"the surge in demand for property to the increase in the number of foreign workers in Malta"
"increase in the investment in the buy-to-let market has fuelled the activity in the industry"
"the impact of foreign workers as the major factor positively affecting the industry"
"capping of stamp duty and refunds on properties acquired in some areas had a positive impact"
26% of the respondents attribute the surge in demand for property to the increase in the number of foreign workers in Malta – a noteworthy indicator of the susceptibility of our economy to inbound business. 20% of local real-estate operators deem that the increase in the investment in the buy-to-let market has fuelled the activity in the industry. Other factors affecting the demand for property were determined to be the growth in disposable income, the Government initiatives in the sector, the increase in demand for office space and the Individual Investor Programme.
The barometer results are segmented further by the market share of the respective real-estate agent. 35% of the operators who claim to have more than 5% of the market identified the impact of foreign workers as the major factor positively affecting the industry. In the band representing the operators who claim to have less than 5% of the market, the proportion of real-estate agents who have identified the same factor stands at 23%. It appears that the 2018 Budget initiatives targeting the real-estate business have been strongly welcomed by the industry. 95% of the participants in the barometer stated that the extensions on the capping of stamp duty and refunds on properties acquired in designated areas had a positive impact on the industry.
"The results of the barometer continue to reinforce the widespread notion that this industry continues to perform well and also contributes indirectly towards other sectors of the economy. PwC’s initiative in the form of market barometers is aimed at maintaining the firm’s insight in this industry."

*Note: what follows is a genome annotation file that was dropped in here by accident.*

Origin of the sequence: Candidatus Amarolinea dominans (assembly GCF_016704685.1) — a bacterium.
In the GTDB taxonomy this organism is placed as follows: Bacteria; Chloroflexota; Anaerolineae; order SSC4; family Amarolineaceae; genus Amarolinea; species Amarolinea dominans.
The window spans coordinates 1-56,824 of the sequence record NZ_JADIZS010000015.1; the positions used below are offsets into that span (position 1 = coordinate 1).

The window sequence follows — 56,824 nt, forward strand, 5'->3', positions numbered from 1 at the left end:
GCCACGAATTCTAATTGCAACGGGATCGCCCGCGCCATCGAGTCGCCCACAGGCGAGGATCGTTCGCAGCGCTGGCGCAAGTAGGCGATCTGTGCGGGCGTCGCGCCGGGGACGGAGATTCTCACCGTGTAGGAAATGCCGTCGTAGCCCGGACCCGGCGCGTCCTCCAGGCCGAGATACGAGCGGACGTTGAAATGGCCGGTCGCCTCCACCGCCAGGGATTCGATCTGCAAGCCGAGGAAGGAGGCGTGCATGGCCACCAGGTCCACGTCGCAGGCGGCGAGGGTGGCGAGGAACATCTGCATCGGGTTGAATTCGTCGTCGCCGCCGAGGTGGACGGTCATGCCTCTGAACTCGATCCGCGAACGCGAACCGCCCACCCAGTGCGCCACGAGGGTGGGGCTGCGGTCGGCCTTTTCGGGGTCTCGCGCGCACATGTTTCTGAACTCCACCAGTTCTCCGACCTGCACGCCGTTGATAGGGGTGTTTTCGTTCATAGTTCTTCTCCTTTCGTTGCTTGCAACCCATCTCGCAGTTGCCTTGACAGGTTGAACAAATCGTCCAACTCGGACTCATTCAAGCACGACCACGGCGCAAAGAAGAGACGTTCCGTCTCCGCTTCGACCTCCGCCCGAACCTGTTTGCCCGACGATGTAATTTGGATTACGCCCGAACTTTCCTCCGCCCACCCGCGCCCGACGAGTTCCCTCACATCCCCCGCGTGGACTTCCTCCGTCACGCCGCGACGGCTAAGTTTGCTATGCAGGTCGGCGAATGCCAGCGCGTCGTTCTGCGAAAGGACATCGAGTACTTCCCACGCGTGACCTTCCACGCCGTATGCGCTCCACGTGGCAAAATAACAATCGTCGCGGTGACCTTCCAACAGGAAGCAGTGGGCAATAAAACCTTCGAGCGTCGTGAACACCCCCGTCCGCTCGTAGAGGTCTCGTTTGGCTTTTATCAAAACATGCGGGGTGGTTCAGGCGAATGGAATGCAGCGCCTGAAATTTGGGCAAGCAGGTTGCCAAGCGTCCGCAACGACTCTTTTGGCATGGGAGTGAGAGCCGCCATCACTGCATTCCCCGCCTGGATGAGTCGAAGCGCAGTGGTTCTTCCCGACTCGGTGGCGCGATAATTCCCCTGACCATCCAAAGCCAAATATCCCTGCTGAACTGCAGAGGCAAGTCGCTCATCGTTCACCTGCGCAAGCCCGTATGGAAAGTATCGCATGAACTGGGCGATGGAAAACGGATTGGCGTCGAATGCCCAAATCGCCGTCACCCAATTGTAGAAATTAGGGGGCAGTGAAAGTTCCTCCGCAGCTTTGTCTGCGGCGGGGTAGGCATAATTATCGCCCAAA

Stringent banking regulation imposed on European credit institutions is affecting local real estate market. 49% of total participants in the barometer cited the access and availability of finance as their top-most concern. Other concerns arise to be potential adverse changes to the taxation regime on properties, lack of supply of property in the market and negative press about Malta in foreign media. In a similar market exercise carried out by PwC in October 2015, the top-most concern of the industry, at that time was MEPA, and the bureaucracy around it. The availability of finance only ranked as the third top-most concern, after the issue of over-supply in the market.
The St Julian’s and Sliema area has experienced the large price increases. This is consistent with the October 2015 barometer, albeit, at that time - it was around 60% of the real-estate agents who indicated that properties in the proximity of this area were considered to be the most sought after. In the current barometer, this proportion is down to 46%. Demand for property is the south of Malta appears to be registering a modest, yet steady recovery. In January 2018, 11% of the real estate agents participating in the PwC barometer stated that properties in such areas are the ones more in demand. In October 2015 less than 3% of the industry expressed such a view.
Territory Senior Partner, PwC Malta
Tel: +356 2564 6892
Senior Manager - Assurance, PwC Malta
Tel: +356 2564 7804